11. Hawksworth DL, Kirk PM, Sutton BC, Pegler DN (1995) Ainsworth and Bisby’s Dictionary of the Fungi, 8th edn. CAB International, OxonGoogle Scholar
  12. Hawksworth DL (2001) The magnitude of fungal diversity: the 1.5 million species estimate revisited. Mycol Res 105:1422–1432CrossRefGoogle Scholar
  13. Hawksworth DL, Mueller GM (2005) Fungal communities: their diversity and distribution. In: Dighton J, Oudemans P, White J (eds) The fungal community: its organization and role in the ecosystem, 3rd edn. Marcel Dekker, New York, pp 27–37Google Scholar
  14. Hywel-Jones NL (1993) A systematic survey of insect fungi from natural, tropical forest in Thailand. In: Isaac S, Frankland JC, Watling R, Whalley AJS (eds) Aspects of tropical mycology. Cambridge University Press, Cambridge, pp 300–301Google Scholar
  15. May RM (1991) A fondness for fungi. Nature 352:475–476CrossRefGoogle Scholar
  16. May RM (1994) Conceptual aspects of the quantification of the extent of biological diversity. Philos Trans R Soc Lond B 345:21–33CrossRefGoogle Scholar
  17. May RM (2000) The dimensions of life on Earth. In: Raven PH, Williams T (eds) Nature and Human Society: the quest for a sustainable world. National Academy Press, Washington, pp 30–45Google Scholar
  18. Mueller GM, Bills GF (2004) Introduction. In: Mueller GM, Bills GF, Foster MS (eds) Biodiversity of fungi: inventory and monitoring methods. Elsevier Academic Press, San Diego, pp 1–4CrossRefGoogle Scholar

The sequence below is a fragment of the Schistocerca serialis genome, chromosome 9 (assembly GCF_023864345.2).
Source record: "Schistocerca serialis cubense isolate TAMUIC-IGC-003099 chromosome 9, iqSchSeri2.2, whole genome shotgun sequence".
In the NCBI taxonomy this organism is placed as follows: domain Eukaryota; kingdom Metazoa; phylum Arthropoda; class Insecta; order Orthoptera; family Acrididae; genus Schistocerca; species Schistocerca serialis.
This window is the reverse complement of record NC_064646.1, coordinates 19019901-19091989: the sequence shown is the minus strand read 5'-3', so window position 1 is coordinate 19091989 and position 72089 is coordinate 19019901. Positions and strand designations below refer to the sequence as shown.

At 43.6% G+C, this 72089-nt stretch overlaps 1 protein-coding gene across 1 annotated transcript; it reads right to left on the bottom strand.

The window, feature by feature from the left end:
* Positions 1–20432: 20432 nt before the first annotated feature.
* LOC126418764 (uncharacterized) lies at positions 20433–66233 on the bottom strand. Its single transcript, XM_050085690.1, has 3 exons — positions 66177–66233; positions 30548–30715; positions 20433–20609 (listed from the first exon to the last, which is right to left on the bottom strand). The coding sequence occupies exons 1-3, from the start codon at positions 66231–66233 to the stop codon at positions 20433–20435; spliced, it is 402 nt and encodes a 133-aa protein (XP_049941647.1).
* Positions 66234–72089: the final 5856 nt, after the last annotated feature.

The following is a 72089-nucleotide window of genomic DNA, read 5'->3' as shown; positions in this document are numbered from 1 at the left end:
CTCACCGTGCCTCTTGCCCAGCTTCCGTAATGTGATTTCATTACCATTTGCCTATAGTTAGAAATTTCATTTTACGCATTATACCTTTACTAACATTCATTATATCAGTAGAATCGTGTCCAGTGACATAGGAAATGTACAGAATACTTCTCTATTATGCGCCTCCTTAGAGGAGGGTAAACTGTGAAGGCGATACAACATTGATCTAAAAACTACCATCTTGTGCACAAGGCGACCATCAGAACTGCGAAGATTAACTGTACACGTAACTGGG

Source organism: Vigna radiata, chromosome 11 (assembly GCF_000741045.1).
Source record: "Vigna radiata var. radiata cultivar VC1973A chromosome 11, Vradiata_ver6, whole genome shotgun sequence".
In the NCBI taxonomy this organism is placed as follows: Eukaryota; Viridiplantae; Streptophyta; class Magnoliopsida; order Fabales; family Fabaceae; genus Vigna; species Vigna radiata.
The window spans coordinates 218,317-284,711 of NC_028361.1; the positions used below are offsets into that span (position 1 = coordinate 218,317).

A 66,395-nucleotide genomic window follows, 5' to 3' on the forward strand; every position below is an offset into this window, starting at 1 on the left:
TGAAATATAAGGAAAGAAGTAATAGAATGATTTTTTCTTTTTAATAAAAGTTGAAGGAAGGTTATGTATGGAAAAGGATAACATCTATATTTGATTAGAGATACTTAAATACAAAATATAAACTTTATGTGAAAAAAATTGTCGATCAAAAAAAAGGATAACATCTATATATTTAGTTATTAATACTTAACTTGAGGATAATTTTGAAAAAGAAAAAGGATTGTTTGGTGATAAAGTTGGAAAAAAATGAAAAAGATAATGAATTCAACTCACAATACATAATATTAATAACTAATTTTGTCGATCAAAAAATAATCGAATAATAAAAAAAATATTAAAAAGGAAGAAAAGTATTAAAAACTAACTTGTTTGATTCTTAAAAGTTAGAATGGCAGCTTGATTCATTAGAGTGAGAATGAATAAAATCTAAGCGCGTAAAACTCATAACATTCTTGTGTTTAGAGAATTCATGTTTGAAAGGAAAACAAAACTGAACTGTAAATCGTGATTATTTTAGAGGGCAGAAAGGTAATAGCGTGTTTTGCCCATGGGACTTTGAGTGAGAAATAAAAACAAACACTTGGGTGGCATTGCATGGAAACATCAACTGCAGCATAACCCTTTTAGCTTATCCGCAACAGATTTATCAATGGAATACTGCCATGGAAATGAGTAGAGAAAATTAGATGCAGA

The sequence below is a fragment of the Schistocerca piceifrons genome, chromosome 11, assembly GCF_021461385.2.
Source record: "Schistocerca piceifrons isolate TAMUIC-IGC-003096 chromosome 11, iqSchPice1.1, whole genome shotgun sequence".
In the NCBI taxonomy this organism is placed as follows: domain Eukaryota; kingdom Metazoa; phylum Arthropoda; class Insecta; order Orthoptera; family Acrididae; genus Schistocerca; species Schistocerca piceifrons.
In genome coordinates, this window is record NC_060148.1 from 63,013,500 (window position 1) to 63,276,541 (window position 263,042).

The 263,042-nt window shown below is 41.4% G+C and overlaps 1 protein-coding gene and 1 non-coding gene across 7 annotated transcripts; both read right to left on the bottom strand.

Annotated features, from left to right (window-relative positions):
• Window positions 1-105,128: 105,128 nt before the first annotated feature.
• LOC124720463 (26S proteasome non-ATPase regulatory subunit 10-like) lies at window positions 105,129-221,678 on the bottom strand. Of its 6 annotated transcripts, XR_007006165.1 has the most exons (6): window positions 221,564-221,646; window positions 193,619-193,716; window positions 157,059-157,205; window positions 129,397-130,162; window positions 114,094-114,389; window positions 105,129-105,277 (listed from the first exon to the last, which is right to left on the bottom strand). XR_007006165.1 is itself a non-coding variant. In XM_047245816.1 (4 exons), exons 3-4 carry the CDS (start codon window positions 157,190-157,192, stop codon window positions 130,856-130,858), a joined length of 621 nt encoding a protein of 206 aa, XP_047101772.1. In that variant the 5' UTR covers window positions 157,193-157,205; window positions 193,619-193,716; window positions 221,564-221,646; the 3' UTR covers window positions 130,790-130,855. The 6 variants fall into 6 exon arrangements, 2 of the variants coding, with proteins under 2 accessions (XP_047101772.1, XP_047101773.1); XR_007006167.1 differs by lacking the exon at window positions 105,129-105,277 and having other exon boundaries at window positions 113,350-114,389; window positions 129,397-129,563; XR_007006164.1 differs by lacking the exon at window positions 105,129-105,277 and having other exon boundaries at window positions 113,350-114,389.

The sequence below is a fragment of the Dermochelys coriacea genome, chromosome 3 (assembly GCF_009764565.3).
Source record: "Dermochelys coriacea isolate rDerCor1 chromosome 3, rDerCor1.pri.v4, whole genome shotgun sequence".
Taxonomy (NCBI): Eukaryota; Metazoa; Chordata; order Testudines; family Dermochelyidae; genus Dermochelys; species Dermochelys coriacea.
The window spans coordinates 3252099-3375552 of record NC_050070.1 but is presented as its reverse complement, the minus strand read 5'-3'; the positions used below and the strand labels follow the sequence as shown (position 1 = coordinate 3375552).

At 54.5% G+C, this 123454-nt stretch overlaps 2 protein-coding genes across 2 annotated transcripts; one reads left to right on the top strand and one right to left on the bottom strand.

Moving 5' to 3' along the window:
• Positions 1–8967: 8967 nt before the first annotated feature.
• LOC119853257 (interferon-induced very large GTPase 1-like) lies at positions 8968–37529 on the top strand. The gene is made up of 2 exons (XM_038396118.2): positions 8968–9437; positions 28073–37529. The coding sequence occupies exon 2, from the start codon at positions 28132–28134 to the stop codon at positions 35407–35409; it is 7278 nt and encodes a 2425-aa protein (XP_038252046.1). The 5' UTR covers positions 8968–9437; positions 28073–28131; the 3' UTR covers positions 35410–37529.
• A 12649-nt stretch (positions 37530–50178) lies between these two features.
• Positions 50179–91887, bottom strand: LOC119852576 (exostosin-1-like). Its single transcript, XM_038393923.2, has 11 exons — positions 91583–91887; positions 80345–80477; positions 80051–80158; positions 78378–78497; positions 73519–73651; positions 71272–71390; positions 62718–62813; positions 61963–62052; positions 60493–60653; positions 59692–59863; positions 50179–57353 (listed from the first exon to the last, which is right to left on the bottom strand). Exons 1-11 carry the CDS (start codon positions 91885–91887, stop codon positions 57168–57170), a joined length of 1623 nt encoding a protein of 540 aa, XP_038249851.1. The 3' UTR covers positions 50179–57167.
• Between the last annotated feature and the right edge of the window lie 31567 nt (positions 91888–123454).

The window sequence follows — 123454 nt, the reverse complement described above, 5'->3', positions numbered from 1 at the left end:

19. Pascoe IG (1990) History of systematic mycology in Australia. In: Short PS (ed) History of systematic botany in Australia. Australian Systematic Botany Society, South Yarra, pp 259–264Google Scholar
  20. Piepenbring M (2006) Inventoring the fungi of Panama. Biodivers Conserv (this issue)Google Scholar
  21. Rossman A (1994) A strategy for an all-taxa inventory of fungal biodiversity. In: Peng CI, Chou CH (eds) Biodiversity and terrestrial ecosystems. Academia Sinica Monograph Series No. 14. Taipei, pp 169–194Google Scholar
  22. Shivas RG, Hyde KD (1997) Biodiversity of plant pathogenic fungi in the tropics. In: Hyde KD (ed) Biodiversity of tropical microfungi. Hong Kong University Press, Hong Kong, pp 47–56Google Scholar
  23. Smith D, Waller JM (1992) Culture collections of microorganisms: their importance in tropical plant pathology. Fitopatol Bras 17:1–8Google Scholar
  24. Systematics Agenda 2000 (1994) Systematics agenda 2000: charting the biosphere. Technical report. Society of Systematic Biologists, American Society of Plant Taxonomists, Willi Hennig Society, Association of Systematics Collections, New YorkGoogle Scholar
  25. Weir A, Hughes M, White MM, Cafaro MJ, Suh S-O, Blackwell M (2002) Biodiversity of arthropod-associated fungi: What do we know? What can we predict? 7th International Mycological Congress, Oslo (abstract, http://www.nhm.uio.no/cgi-bin/imc7_abs.pl?rn=104)

Copyright information

© Springer Science+Business Media B.V. 2007

Authors and Affiliations

  1. 1.Department of BotanyField Museum of Natural HistoryChicagoUSA
  2. 2.Department of Plant BiologyUniversity of Illinois at Urbana—ChampaignUrbanaUSA
  3. 3.Center for Urban EcologyWashingtonUSA

Personalised recommendations